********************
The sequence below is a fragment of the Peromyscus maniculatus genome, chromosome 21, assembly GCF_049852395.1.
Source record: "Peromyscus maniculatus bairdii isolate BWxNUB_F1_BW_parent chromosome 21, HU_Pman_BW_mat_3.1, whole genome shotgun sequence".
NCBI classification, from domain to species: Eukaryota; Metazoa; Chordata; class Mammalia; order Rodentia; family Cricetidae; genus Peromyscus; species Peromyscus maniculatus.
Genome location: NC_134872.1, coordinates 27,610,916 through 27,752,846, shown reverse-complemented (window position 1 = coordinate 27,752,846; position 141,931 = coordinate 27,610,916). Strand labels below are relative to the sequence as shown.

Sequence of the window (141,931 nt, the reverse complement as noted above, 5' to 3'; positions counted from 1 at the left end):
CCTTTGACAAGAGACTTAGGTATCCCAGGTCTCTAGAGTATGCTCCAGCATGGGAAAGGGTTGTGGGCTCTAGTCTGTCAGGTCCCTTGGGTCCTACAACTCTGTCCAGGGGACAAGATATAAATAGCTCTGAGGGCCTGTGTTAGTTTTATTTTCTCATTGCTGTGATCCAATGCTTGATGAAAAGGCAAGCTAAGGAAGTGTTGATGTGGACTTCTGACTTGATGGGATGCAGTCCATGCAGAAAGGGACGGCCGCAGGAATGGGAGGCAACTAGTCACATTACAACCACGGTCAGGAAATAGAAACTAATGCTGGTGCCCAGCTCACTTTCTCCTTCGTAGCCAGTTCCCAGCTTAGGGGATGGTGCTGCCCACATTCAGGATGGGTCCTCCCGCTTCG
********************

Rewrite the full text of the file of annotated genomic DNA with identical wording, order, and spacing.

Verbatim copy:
The sequence below is a fragment of the Peromyscus maniculatus genome, chromosome 21, assembly GCF_049852395.1.
Source record: "Peromyscus maniculatus bairdii isolate BWxNUB_F1_BW_parent chromosome 21, HU_Pman_BW_mat_3.1, whole genome shotgun sequence".
NCBI classification, from domain to species: Eukaryota; Metazoa; Chordata; class Mammalia; order Rodentia; family Cricetidae; genus Peromyscus; species Peromyscus maniculatus.
Genome location: NC_134872.1, coordinates 27,610,916 through 27,752,846, shown reverse-complemented (window position 1 = coordinate 27,752,846; position 141,931 = coordinate 27,610,916). Strand labels below are relative to the sequence as shown.

Sequence of the window (141,931 nt, the reverse complement as noted above, 5' to 3'; positions counted from 1 at the left end):
CCTTTGACAAGAGACTTAGGTATCCCAGGTCTCTAGAGTATGCTCCAGCATGGGAAAGGGTTGTGGGCTCTAGTCTGTCAGGTCCCTTGGGTCCTACAACTCTGTCCAGGGGACAAGATATAAATAGCTCTGAGGGCCTGTGTTAGTTTTATTTTCTCATTGCTGTGATCCAATGCTTGATGAAAAGGCAAGCTAAGGAAGTGTTGATGTGGACTTCTGACTTGATGGGATGCAGTCCATGCAGAAAGGGACGGCCGCAGGAATGGGAGGCAACTAGTCACATTACAACCACGGTCAGGAAATAGAAACTAATGCTGGTGCCCAGCTCACTTTCTCCTTCGTAGCCAGTTCCCAGCTTAGGGGATGGTGCTGCCCACATTCAGGATGGGTCCTCCCGCTTCG